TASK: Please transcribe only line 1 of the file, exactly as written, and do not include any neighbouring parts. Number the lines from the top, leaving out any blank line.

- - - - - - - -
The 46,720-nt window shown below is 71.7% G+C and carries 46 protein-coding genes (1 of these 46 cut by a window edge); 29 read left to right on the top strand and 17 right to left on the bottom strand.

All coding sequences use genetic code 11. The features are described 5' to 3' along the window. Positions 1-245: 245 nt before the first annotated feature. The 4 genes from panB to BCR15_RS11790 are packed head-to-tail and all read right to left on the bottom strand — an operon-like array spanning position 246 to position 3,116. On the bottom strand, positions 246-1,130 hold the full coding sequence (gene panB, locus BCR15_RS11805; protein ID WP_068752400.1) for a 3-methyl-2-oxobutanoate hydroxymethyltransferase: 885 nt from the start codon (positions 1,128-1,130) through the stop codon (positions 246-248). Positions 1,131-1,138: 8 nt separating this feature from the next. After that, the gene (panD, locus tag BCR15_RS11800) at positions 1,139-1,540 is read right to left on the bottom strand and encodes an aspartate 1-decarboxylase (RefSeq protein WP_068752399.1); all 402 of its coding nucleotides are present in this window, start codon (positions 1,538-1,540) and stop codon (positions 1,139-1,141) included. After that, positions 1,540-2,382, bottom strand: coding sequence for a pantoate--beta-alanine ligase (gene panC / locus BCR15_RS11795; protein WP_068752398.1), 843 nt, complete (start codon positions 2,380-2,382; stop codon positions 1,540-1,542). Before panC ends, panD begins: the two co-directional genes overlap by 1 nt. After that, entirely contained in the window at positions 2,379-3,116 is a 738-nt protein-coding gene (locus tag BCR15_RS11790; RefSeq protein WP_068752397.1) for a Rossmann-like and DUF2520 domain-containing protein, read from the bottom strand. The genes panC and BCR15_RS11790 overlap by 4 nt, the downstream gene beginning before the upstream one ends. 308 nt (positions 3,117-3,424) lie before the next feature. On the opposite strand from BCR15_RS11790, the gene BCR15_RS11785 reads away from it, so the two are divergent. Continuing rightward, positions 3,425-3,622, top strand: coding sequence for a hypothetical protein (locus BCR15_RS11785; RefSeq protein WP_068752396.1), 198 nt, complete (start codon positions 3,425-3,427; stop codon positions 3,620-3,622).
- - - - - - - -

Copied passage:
The 46,720-nt window shown below is 71.7% G+C and carries 46 protein-coding genes (1 of these 46 cut by a window edge); 29 read left to right on the top strand and 17 right to left on the bottom strand.